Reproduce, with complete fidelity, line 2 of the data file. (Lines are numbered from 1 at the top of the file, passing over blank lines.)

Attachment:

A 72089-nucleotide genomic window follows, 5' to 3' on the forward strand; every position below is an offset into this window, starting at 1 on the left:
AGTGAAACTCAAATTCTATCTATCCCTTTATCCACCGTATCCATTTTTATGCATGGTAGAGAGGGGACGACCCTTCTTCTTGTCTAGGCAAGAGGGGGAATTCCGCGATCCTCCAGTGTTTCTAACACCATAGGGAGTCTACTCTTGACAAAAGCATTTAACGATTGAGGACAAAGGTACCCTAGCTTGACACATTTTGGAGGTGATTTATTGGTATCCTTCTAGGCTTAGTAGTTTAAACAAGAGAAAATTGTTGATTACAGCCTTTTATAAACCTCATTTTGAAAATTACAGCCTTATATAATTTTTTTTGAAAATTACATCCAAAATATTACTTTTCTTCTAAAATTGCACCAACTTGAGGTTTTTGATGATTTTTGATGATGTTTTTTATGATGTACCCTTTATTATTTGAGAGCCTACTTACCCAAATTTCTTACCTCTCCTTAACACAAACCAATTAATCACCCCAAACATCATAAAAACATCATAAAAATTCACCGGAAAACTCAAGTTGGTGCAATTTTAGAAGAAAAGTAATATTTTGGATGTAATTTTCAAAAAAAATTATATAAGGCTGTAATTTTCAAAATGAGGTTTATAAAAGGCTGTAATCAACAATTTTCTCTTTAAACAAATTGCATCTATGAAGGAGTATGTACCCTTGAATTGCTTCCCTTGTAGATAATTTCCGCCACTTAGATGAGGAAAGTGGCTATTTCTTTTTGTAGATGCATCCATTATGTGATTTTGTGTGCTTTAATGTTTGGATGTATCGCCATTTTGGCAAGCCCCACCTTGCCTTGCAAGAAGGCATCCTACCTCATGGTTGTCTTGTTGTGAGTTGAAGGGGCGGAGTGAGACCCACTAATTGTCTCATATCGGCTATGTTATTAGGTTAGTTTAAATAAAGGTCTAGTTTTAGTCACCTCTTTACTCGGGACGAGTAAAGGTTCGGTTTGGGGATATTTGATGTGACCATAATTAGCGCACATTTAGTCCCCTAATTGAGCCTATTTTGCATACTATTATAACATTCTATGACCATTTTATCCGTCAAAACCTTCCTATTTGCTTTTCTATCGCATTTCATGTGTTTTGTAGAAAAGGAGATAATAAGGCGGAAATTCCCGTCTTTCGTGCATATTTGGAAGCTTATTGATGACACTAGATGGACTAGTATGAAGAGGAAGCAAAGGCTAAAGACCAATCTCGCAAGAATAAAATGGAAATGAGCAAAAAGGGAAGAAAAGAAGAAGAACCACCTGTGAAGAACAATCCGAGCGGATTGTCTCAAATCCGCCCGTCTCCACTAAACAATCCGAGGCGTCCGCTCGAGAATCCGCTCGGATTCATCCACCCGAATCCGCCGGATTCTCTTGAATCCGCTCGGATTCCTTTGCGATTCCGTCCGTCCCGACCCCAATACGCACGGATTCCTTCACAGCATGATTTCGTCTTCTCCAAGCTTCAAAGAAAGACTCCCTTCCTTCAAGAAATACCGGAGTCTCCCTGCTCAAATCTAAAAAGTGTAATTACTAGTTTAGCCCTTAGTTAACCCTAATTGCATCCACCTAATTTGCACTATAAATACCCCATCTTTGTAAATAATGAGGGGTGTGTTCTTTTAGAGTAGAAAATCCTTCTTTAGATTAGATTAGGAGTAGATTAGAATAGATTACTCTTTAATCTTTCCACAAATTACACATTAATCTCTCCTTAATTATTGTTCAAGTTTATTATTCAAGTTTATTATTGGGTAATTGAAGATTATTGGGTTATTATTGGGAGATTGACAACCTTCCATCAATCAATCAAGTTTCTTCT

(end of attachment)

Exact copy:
AGTGAAACTCAAATTCTATCTATCCCTTTATCCACCGTATCCATTTTTATGCATGGTAGAGAGGGGACGACCCTTCTTCTTGTCTAGGCAAGAGGGGGAATTCCGCGATCCTCCAGTGTTTCTAACACCATAGGGAGTCTACTCTTGACAAAAGCATTTAACGATTGAGGACAAAGGTACCCTAGCTTGACACATTTTGGAGGTGATTTATTGGTATCCTTCTAGGCTTAGTAGTTTAAACAAGAGAAAATTGTTGATTACAGCCTTTTATAAACCTCATTTTGAAAATTACAGCCTTATATAATTTTTTTTGAAAATTACATCCAAAATATTACTTTTCTTCTAAAATTGCACCAACTTGAGGTTTTTGATGATTTTTGATGATGTTTTTTATGATGTACCCTTTATTATTTGAGAGCCTACTTACCCAAATTTCTTACCTCTCCTTAACACAAACCAATTAATCACCCCAAACATCATAAAAACATCATAAAAATTCACCGGAAAACTCAAGTTGGTGCAATTTTAGAAGAAAAGTAATATTTTGGATGTAATTTTCAAAAAAAATTATATAAGGCTGTAATTTTCAAAATGAGGTTTATAAAAGGCTGTAATCAACAATTTTCTCTTTAAACAAATTGCATCTATGAAGGAGTATGTACCCTTGAATTGCTTCCCTTGTAGATAATTTCCGCCACTTAGATGAGGAAAGTGGCTATTTCTTTTTGTAGATGCATCCATTATGTGATTTTGTGTGCTTTAATGTTTGGATGTATCGCCATTTTGGCAAGCCCCACCTTGCCTTGCAAGAAGGCATCCTACCTCATGGTTGTCTTGTTGTGAGTTGAAGGGGCGGAGTGAGACCCACTAATTGTCTCATATCGGCTATGTTATTAGGTTAGTTTAAATAAAGGTCTAGTTTTAGTCACCTCTTTACTCGGGACGAGTAAAGGTTCGGTTTGGGGATATTTGATGTGACCATAATTAGCGCACATTTAGTCCCCTAATTGAGCCTATTTTGCATACTATTATAACATTCTATGACCATTTTATCCGTCAAAACCTTCCTATTTGCTTTTCTATCGCATTTCATGTGTTTTGTAGAAAAGGAGATAATAAGGCGGAAATTCCCGTCTTTCGTGCATATTTGGAAGCTTATTGATGACACTAGATGGACTAGTATGAAGAGGAAGCAAAGGCTAAAGACCAATCTCGCAAGAATAAAATGGAAATGAGCAAAAAGGGAAGAAAAGAAGAAGAACCACCTGTGAAGAACAATCCGAGCGGATTGTCTCAAATCCGCCCGTCTCCACTAAACAATCCGAGGCGTCCGCTCGAGAATCCGCTCGGATTCATCCACCCGAATCCGCCGGATTCTCTTGAATCCGCTCGGATTCCTTTGCGATTCCGTCCGTCCCGACCCCAATACGCACGGATTCCTTCACAGCATGATTTCGTCTTCTCCAAGCTTCAAAGAAAGACTCCCTTCCTTCAAGAAATACCGGAGTCTCCCTGCTCAAATCTAAAAAGTGTAATTACTAGTTTAGCCCTTAGTTAACCCTAATTGCATCCACCTAATTTGCACTATAAATACCCCATCTTTGTAAATAATGAGGGGTGTGTTCTTTTAGAGTAGAAAATCCTTCTTTAGATTAGATTAGGAGTAGATTAGAATAGATTACTCTTTAATCTTTCCACAAATTACACATTAATCTCTCCTTAATTATTGTTCAAGTTTATTATTCAAGTTTATTATTGGGTAATTGAAGATTATTGGGTTATTATTGGGAGATTGACAACCTTCCATCAATCAATCAAGTTTCTTCT